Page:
Steampunk art has become very popular in recent decades. But what is it? Today we’re going to look at what the steampunk aesthetic consists of. As well as analysing the origins of the subgenre and some key films that are part of this movement. Let’s get steamy.
Steampunk is a retro-futuristic aesthetic. The genre largely focuses on the fashion and/or settings of the Victorian/American Wild West era. And juxtaposes this against intricate technology. Which is too advanced or fantastical for that time. Often it emphasises adventure stories and a sense of discovery.
But creators aren’t restricted to working in the specific time period mentioned above. Steampunk stories have been set in many periods between the industrial revolution and the Edwardian era. Some creators make science fantasy stories divorced from our world. Others tell of futuristic/post-apocalyptic scenarios where the world we know is replaced by continuations of the steampunk era. Meaning the genre’s aesthetics allow for a lot of possibilities.
Author K.W. Jeter coined the name in a 1987 letter to Locus magazine. In this letter, he jokingly referred to a group of writers who like him were writing Victorian fantasy science fiction as “steampunks”.
The genre also has roots in the Victorian science fiction stories of Jules Verne and H.G. Wells. Works like The Time Machine and 20,000 Leagues Under the Sea contributed a lot to the genre. And there are examples of steampunk works that predate the name such as The Wild Wild West TV show, books like Michael Moorcock’s The Warlord of the Air, and some of the manga of Osamu Tezuka. But how has cinema represented the genre?
Steampunk Precursor Movies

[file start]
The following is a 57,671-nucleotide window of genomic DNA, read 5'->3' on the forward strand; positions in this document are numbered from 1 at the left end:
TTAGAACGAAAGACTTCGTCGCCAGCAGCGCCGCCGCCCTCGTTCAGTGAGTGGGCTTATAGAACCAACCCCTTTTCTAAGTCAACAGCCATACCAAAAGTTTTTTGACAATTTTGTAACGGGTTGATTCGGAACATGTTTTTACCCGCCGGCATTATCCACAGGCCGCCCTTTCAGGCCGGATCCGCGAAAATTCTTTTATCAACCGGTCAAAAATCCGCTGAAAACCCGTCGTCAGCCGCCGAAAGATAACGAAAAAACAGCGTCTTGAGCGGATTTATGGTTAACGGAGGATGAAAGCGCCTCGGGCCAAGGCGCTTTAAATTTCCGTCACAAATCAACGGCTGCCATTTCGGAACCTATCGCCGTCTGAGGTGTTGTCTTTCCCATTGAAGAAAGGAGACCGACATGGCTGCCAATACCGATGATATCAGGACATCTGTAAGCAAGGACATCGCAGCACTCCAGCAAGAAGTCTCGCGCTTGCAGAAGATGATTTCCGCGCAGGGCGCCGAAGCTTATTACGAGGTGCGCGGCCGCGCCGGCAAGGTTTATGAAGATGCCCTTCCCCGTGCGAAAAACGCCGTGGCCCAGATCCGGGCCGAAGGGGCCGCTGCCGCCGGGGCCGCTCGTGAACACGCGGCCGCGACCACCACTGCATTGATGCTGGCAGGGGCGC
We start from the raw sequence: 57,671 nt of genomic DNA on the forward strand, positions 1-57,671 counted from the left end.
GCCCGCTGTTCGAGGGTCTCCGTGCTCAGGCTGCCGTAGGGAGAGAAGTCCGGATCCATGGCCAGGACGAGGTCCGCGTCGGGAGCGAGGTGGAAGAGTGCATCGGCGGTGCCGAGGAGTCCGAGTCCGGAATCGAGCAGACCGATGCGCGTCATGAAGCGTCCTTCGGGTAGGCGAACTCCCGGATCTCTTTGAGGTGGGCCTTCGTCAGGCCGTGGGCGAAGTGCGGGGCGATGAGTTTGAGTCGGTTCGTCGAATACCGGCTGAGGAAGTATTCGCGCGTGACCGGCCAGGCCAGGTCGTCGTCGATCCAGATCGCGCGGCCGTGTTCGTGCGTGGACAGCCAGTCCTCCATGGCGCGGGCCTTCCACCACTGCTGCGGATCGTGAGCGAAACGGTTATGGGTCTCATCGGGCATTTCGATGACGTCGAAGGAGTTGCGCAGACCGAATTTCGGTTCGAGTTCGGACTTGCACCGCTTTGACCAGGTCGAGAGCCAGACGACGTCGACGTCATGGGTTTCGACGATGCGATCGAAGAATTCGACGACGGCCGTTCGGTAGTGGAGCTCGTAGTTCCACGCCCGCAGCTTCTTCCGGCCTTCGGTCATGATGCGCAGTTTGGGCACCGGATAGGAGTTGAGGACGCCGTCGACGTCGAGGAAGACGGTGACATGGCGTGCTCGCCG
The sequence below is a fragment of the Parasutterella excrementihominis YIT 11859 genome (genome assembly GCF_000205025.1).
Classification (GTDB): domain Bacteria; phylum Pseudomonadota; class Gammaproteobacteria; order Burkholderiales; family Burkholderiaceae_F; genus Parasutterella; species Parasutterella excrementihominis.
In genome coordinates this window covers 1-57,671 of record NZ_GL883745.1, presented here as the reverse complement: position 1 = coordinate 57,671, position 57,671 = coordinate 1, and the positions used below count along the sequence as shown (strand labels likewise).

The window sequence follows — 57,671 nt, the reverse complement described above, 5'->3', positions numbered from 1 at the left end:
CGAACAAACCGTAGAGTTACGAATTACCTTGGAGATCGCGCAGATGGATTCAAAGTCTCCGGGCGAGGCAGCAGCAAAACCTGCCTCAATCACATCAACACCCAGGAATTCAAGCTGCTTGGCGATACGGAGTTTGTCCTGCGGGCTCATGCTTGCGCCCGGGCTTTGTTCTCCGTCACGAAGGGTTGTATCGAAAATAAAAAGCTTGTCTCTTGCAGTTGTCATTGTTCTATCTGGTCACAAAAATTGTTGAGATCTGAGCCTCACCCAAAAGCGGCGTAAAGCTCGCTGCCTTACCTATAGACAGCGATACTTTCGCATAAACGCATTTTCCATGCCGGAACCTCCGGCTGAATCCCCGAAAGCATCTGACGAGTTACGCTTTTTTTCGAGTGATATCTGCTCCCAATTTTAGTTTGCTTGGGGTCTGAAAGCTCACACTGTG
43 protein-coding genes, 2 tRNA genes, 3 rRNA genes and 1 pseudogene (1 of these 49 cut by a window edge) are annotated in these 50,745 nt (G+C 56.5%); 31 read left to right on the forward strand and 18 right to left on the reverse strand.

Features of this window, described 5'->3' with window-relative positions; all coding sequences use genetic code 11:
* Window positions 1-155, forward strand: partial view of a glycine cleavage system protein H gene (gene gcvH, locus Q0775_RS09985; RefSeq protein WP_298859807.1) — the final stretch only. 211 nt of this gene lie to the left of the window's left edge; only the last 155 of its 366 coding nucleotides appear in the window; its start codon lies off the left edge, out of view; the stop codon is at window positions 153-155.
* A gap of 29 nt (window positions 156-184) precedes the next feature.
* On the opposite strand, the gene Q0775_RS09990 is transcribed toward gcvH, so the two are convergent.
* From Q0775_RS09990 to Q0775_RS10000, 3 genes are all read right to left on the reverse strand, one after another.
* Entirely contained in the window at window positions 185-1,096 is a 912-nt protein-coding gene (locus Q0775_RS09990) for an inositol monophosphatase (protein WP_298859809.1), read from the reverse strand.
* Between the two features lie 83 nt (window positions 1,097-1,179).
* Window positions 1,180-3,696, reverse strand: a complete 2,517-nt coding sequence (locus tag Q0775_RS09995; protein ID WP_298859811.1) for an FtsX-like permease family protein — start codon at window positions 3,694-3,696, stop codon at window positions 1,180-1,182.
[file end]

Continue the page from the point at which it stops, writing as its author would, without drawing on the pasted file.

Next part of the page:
Arguably one of the earliest films to use elements that steampunk would later incorporate was Georges Méliès’ A Trip to the Moon (1902). Which features anachronistic technology, rocket ships landing on the moon, alongside characters from the Edwardian period. It was also influenced by Jules Verne’s From the Earth to the Moon and H.G. Wells’ First Men in the Moon.
Other titles that would influence steampunk include Disney’s 20,000 Leagues Under the Sea (1954) and Karel Zeman’s The Deadly Invention (1958). Both are Jules Verne book adaptations. Both also feature advanced machinery and submarines in Victorianesque settings. George Pal’s The Time Machine (1960) and Nicholas Meyer’s Time After Time (1979), are also examples of early cinema steampunk. Both having Victorian heroes with retro-futuristic time travel devices.
Modern Steampunk Movies
1986 saw the release of Hayao Miyazaki’s Castle in the Sky, considered one of the first true steampunk films. Then the 90s saw the release of the big-budget Hollywood adaptation of Wild Wild West (1999) and Marc Caro and Jean-Pierre Jeunet’s wildly imaginative The City of Lost Children (1995). Which takes place in an undetermined time full of retro clothing, oil rigs, sea mines, and eyepieces that seem both advanced and simple.
However, steampunk cinema arguably became most popular in the 21st century. This time saw the big-screen adaptation of Alan Moore’s popular steampunk comic The League of Extraordinary Gentlemen (2003). Miyazaki’s Howl’s Moving Castle (2004) employed retro-futurist technology alongside a magical fantasy world to showcase the wonders and atrocities that mankind is capable of. And short films like the Oscar-nominated The Mysterious Geographic Explorations of Jasper Morello (2005) helped to showcase the genres growing popularity. Even films like Martin Scorsese’s Hugo (2011) showcased a fascination with the genre’s aesthetics. Despite being set after the steampunk era. Hugo’s world is full of steam trains, old-fashioned dress, and mechanical automatons. Eventually, the film even becomes a tribute to genre influencer Georges Méliès. And that’s only a few examples of steampunk cinema throughout this time.
Steampunk is a fascinating movement. Full of imaginative stories and worlds. And while it isn’t the biggest genre in terms of cinematic content its roots stretch back to the birth of cinema. And it has continued to grow in popularity over recent years. Not bad for a genre that got its name from a joke.